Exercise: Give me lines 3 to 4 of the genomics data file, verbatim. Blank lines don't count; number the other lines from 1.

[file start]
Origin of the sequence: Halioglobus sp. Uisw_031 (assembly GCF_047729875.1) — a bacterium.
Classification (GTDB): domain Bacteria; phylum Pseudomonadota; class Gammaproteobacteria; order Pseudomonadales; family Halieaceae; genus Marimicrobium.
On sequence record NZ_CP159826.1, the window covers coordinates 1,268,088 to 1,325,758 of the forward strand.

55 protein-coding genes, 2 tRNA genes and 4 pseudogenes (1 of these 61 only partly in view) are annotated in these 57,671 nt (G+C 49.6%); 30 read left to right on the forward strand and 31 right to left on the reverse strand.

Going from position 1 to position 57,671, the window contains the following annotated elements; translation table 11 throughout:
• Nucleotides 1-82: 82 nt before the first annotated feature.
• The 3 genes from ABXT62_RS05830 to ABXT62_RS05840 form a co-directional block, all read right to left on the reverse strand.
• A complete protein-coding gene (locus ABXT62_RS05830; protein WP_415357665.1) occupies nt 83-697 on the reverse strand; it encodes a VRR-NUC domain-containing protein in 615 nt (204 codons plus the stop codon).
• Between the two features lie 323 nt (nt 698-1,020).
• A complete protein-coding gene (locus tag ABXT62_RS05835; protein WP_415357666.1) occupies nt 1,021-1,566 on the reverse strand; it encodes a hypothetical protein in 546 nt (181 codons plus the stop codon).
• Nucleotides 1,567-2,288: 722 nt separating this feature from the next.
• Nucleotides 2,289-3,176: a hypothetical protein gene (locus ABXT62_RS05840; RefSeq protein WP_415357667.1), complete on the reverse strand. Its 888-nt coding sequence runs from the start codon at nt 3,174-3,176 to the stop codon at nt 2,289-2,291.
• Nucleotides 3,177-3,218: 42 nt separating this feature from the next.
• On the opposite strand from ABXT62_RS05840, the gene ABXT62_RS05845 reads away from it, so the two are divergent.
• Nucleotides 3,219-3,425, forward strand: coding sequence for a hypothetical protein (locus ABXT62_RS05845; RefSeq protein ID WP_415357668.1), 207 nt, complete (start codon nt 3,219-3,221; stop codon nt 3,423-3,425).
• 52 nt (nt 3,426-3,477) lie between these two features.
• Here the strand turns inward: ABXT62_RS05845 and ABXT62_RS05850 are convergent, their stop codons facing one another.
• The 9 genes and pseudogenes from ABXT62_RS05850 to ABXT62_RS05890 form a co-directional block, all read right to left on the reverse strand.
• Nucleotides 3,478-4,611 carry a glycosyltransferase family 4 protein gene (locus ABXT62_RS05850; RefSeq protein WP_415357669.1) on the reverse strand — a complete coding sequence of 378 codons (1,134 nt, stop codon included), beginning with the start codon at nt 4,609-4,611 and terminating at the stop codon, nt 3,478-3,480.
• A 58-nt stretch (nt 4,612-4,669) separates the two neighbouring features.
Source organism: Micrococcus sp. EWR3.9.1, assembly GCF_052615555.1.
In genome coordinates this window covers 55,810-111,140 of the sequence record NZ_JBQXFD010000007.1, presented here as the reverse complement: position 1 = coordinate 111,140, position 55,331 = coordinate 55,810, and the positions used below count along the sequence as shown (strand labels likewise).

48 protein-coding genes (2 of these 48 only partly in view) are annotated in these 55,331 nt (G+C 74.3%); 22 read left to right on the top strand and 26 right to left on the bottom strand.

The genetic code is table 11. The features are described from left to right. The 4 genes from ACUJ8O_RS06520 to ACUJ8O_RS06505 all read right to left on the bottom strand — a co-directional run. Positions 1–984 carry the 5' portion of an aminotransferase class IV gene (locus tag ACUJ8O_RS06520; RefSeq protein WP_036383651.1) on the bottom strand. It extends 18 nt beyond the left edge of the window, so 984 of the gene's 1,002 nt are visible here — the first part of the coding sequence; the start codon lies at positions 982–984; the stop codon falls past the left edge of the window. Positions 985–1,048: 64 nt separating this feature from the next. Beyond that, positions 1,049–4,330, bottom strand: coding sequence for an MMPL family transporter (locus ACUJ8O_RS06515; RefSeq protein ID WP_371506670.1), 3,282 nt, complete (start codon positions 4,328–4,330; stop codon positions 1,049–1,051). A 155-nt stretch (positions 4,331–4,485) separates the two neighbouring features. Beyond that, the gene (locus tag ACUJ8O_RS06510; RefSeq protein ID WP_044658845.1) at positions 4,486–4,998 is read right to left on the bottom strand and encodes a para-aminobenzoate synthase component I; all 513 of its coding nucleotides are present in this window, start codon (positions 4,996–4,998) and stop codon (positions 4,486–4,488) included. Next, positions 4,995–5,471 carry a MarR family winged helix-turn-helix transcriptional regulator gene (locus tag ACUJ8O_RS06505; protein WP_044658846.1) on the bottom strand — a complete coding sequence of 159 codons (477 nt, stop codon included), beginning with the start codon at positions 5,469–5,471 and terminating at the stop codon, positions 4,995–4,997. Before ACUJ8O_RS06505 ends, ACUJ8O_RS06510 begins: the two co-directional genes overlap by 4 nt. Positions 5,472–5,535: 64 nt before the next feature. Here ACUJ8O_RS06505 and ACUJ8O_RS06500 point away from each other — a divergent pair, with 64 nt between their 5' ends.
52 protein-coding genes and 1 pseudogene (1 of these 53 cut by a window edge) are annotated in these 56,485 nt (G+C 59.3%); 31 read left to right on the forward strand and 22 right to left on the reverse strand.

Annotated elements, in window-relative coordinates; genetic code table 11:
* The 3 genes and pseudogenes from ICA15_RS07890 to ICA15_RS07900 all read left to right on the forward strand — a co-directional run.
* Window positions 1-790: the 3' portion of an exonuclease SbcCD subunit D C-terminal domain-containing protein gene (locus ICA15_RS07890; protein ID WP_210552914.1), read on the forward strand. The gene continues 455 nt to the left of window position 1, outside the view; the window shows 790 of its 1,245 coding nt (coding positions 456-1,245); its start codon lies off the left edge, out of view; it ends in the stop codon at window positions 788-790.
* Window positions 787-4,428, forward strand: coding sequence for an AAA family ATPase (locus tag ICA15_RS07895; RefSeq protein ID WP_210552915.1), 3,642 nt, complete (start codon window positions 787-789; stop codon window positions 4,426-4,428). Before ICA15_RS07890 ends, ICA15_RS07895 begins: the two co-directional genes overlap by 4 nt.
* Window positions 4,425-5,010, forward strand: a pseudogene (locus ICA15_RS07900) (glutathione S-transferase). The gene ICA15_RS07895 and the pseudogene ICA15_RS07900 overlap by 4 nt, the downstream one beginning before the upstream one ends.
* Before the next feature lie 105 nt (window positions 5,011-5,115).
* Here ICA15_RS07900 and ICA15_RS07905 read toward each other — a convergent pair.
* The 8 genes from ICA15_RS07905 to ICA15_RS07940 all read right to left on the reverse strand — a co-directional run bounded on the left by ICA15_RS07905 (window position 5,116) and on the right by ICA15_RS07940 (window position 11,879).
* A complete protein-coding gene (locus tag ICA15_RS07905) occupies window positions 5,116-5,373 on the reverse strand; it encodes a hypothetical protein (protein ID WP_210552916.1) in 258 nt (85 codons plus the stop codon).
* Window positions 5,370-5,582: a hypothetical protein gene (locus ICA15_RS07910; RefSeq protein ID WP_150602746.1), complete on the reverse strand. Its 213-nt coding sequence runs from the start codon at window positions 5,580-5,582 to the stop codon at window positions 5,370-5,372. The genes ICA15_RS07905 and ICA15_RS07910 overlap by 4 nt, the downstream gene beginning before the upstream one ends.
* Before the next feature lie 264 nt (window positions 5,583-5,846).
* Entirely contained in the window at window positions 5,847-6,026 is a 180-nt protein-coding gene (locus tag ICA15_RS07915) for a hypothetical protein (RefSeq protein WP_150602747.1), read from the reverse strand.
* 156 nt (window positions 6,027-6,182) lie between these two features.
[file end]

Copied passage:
On sequence record NZ_CP159826.1, the window covers coordinates 1,268,088 to 1,325,758 of the forward strand.

55 protein-coding genes, 2 tRNA genes and 4 pseudogenes (1 of these 61 only partly in view) are annotated in these 57,671 nt (G+C 49.6%); 30 read left to right on the forward strand and 31 right to left on the reverse strand.